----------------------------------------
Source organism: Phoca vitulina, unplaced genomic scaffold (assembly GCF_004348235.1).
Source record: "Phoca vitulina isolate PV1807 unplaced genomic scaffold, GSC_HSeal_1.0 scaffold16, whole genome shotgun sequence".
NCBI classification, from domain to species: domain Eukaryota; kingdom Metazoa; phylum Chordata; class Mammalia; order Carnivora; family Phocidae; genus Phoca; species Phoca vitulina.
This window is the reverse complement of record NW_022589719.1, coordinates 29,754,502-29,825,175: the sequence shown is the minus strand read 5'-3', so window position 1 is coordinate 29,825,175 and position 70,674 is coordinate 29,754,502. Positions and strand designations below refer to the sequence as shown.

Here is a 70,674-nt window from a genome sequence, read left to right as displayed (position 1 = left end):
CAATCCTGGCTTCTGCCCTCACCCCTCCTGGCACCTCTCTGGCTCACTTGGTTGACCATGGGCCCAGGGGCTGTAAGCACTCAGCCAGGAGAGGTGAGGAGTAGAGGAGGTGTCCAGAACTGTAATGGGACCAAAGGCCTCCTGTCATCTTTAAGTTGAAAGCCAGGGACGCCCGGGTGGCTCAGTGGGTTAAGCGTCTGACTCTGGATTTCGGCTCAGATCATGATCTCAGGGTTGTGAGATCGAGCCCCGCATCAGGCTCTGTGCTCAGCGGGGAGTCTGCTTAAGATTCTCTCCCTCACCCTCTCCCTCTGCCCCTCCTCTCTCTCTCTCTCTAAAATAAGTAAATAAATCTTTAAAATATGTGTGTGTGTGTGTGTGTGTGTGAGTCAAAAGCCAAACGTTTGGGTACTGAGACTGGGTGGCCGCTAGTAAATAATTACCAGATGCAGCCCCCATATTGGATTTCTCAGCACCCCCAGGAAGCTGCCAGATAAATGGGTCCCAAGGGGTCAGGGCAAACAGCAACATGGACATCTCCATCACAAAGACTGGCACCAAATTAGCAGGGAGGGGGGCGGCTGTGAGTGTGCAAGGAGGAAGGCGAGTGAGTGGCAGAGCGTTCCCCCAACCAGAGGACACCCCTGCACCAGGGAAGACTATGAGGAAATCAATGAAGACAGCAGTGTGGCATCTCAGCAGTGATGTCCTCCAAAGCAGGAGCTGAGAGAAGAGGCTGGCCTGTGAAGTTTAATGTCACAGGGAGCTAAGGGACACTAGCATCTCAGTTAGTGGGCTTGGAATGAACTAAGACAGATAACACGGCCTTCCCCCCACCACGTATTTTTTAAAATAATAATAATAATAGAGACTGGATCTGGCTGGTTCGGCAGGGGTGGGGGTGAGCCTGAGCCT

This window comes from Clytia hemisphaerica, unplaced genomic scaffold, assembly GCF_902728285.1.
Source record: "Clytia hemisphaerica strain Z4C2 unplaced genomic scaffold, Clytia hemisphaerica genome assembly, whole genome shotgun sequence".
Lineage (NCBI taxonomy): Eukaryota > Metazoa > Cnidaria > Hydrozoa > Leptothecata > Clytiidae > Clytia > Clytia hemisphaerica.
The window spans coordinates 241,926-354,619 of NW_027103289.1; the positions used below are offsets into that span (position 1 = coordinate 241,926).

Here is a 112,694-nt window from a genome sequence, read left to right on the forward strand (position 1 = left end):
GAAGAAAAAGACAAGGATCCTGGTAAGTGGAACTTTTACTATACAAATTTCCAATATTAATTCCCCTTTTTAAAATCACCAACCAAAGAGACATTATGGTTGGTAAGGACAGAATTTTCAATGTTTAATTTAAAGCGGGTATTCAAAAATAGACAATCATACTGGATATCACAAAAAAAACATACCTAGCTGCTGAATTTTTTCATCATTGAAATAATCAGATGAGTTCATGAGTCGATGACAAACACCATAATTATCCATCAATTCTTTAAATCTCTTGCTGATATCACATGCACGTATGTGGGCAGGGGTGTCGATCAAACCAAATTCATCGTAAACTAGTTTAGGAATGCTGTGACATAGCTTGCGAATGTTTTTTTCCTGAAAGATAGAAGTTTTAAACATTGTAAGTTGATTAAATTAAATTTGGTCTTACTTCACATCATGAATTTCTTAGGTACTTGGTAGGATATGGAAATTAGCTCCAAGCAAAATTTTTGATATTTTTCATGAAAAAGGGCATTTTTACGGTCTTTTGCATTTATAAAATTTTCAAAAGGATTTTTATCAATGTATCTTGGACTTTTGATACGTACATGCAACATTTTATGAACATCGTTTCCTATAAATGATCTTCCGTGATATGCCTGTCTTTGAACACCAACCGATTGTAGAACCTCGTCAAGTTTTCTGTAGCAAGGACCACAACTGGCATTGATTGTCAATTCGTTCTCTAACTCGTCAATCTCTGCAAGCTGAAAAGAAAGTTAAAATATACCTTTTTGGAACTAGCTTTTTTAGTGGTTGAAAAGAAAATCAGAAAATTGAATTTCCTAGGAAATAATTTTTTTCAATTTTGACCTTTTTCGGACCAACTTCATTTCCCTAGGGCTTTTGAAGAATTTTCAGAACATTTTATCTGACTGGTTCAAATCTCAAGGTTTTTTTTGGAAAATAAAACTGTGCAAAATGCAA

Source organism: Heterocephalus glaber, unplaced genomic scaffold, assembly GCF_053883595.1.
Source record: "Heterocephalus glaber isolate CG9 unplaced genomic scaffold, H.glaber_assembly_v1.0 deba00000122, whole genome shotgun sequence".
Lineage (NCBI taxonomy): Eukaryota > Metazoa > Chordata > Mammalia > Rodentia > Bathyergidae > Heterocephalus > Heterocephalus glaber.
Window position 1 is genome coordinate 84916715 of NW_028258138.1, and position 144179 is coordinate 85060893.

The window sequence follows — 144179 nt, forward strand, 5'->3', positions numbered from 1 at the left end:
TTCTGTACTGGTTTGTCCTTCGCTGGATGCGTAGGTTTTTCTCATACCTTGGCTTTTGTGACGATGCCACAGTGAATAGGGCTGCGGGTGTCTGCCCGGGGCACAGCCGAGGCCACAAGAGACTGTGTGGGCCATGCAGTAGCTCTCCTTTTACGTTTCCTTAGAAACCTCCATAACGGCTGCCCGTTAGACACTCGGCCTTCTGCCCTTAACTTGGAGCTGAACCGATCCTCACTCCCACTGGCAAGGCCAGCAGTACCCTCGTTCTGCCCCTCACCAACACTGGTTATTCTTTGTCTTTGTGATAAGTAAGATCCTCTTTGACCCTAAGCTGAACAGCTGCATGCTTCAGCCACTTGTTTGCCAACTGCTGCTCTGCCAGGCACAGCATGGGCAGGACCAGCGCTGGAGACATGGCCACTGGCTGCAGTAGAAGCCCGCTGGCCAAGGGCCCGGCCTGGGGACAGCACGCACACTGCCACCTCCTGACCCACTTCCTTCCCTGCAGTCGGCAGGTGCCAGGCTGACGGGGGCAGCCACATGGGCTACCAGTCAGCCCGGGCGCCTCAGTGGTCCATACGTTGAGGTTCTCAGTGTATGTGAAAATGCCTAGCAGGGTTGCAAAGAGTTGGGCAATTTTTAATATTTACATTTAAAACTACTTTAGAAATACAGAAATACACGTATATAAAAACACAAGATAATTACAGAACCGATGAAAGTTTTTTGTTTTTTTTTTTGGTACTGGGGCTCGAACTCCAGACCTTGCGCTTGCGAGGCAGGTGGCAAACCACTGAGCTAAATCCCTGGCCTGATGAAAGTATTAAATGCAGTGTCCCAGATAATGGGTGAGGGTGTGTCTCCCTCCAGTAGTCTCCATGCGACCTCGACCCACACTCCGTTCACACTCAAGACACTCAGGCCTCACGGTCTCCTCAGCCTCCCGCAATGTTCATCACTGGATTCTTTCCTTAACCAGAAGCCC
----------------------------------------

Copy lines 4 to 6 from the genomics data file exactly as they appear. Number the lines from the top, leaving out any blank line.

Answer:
This window is the reverse complement of record NW_022589719.1, coordinates 29,754,502-29,825,175: the sequence shown is the minus strand read 5'-3', so window position 1 is coordinate 29,825,175 and position 70,674 is coordinate 29,754,502. Positions and strand designations below refer to the sequence as shown.

Here is a 70,674-nt window from a genome sequence, read left to right as displayed (position 1 = left end):
CAATCCTGGCTTCTGCCCTCACCCCTCCTGGCACCTCTCTGGCTCACTTGGTTGACCATGGGCCCAGGGGCTGTAAGCACTCAGCCAGGAGAGGTGAGGAGTAGAGGAGGTGTCCAGAACTGTAATGGGACCAAAGGCCTCCTGTCATCTTTAAGTTGAAAGCCAGGGACGCCCGGGTGGCTCAGTGGGTTAAGCGTCTGACTCTGGATTTCGGCTCAGATCATGATCTCAGGGTTGTGAGATCGAGCCCCGCATCAGGCTCTGTGCTCAGCGGGGAGTCTGCTTAAGATTCTCTCCCTCACCCTCTCCCTCTGCCCCTCCTCTCTCTCTCTCTCTAAAATAAGTAAATAAATCTTTAAAATATGTGTGTGTGTGTGTGTGTGTGTGAGTCAAAAGCCAAACGTTTGGGTACTGAGACTGGGTGGCCGCTAGTAAATAATTACCAGATGCAGCCCCCATATTGGATTTCTCAGCACCCCCAGGAAGCTGCCAGATAAATGGGTCCCAAGGGGTCAGGGCAAACAGCAACATGGACATCTCCATCACAAAGACTGGCACCAAATTAGCAGGGAGGGGGGCGGCTGTGAGTGTGCAAGGAGGAAGGCGAGTGAGTGGCAGAGCGTTCCCCCAACCAGAGGACACCCCTGCACCAGGGAAGACTATGAGGAAATCAATGAAGACAGCAGTGTGGCATCTCAGCAGTGATGTCCTCCAAAGCAGGAGCTGAGAGAAGAGGCTGGCCTGTGAAGTTTAATGTCACAGGGAGCTAAGGGACACTAGCATCTCAGTTAGTGGGCTTGGAATGAACTAAGACAGATAACACGGCCTTCCCCCCACCACGTATTTTTTAAAATAATAATAATAATAGAGACTGGATCTGGCTGGTTCGGCAGGGGTGGGGGTGAGCCTGAGCCT